We love maps here at theDiagonal. So much so that we’ve begun a new feature: MondayMap. As the name suggests, we plan to feature fascinating new maps on Mondays. For our readers who prefer their plots served up on a Saturday, sorry. Usually we like to highlight maps that cause us to look at our world differently or provide a degree of welcome amusement, such as the wonderful trove of maps over at Strange Maps curated by Frank Jacobs.

However, this first MondayMap is a little different and serious. It’s an interactive map that shows the impact of estimated sea level rise on the streets of New Jersey. Obviously, such a tool would be a great boon for emergency services and urban planners. For the rest of us, whether we live in New Jersey or not, maps like this one — of extreme weather events and projections — are likely to become much more common over the coming decades. Kudos to researchers at Rutgers University for developing the NJ Flood Mapper.

From Wall Street Journal:

While superstorm Sandy revealed the Northeast’s vulnerability, a new map by New Jersey scientists suggests how rising seas could make future storms even worse.

The map shows ocean waters surging more than a mile into communities along Raritan Bay, engulfing nearly all of New Jersey’s barrier islands and covering northern sections of the New Jersey Turnpike and land surrounding the Port Newark Container Terminal.

Such damage could occur under a scenario in which sea levels rise 6 feet—or a 3-foot rise in tandem with a powerful coastal storm, according to the map produced by Rutgers University researchers.

The satellite-based tool, one of the first comprehensive, state-specific maps of its kind, uses a Google-maps-style interface that allows viewers to zoom into street-level detail.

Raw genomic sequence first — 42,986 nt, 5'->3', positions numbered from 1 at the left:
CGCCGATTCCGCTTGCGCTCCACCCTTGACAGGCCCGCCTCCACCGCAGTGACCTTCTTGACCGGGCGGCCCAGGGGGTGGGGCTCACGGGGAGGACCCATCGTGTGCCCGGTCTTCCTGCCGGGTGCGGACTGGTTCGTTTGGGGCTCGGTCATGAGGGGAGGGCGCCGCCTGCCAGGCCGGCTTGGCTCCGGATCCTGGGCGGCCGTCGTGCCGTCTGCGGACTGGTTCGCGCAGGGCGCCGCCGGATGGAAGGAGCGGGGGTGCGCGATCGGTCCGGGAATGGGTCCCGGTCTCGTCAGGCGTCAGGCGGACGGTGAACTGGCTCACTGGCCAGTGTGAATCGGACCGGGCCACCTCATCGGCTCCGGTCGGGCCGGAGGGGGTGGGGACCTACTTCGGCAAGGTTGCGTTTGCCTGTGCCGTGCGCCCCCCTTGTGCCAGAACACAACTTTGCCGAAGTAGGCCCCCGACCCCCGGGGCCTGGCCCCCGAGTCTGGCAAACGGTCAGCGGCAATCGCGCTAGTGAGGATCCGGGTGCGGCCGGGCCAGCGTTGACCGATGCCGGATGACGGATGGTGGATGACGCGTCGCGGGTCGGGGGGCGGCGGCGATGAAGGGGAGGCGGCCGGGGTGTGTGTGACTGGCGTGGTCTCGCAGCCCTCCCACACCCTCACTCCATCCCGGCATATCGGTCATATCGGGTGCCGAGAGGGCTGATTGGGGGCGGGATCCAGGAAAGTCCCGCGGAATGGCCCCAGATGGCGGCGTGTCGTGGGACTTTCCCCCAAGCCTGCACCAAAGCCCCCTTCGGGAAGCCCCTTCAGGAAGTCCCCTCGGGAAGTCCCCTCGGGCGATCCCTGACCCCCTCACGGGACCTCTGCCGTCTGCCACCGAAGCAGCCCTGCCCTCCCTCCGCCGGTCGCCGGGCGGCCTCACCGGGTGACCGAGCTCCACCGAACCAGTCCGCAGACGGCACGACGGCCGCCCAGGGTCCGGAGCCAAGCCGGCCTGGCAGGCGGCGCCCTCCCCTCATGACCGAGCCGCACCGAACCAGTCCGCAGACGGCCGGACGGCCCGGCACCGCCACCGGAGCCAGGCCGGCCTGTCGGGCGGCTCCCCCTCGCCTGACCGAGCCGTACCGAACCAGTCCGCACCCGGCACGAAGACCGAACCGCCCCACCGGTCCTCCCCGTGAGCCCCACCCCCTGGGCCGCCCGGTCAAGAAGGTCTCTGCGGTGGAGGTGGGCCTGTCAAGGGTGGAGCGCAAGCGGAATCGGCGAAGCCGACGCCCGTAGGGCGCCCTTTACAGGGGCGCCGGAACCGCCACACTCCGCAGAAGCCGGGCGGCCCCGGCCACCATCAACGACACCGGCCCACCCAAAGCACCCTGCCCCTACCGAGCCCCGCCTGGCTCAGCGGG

“We are not trying to unduly frighten people,” said Rick Lathrop, director of the Grant F. Walton Center for Remote Sensing and Spatial Analysis at Rutgers, who led the map’s development. “This is providing people a look at where our vulnerability is.”

Still, the implications of the Rutgers project unnerve residents of Surf City, on Long Beach Island, where the map shows water pouring over nearly all of the barrier island’s six municipalities with a 6-foot increase in sea levels.

“The water is going to come over the island and there will be no island,” said Barbara Epstein, a 73-year-old resident of nearby Barnegat Light, who added that she is considering moving after 12 years there. “The storms are worsening.”

To be sure, not everyone agrees that climate change will make sea-level rise more pronounced.

Politically, climate change remains an issue of debate. New York Gov. Andrew Cuomo has said Sandy showed the need to address the issue, while New Jersey Gov. Chris Christie has declined to comment on whether Sandy was linked to climate change.

Scientists have gone ahead and started to map sea-level-rise scenarios in New Jersey, New York City and flood-prone communities along the Gulf of Mexico to help guide local development and planning.

Sea levels have risen by 1.3 feet near Atlantic City and 0.9 feet by Battery Park between 1911 and 2006, according to data from the National Oceanic and Atmospheric Administration.

A serious storm could add at least another 3 feet, with historic storm surges—Sandy-scale—registering at 9 feet. So when planning for future coastal flooding, 6 feet or higher isn’t far-fetched when combining sea-level rise with high tides and storm surges, Mr. Lathrop said.

NOAA estimated in December that increasing ocean temperatures could cause sea levels to rise by 1.6 feet in 100 years, and by 3.9 feet if considering some level of Arctic ice-sheet melt.

Such an increase amounts to 0.16 inches per year, but the eventual impact could mean that a small storm could “do the same damage that Sandy did,” said Peter Howd, co-author of a 2012 U.S. Geological Survey report that found the rate of sea level rise had increased in the northeast.

Read the entire article after the jump.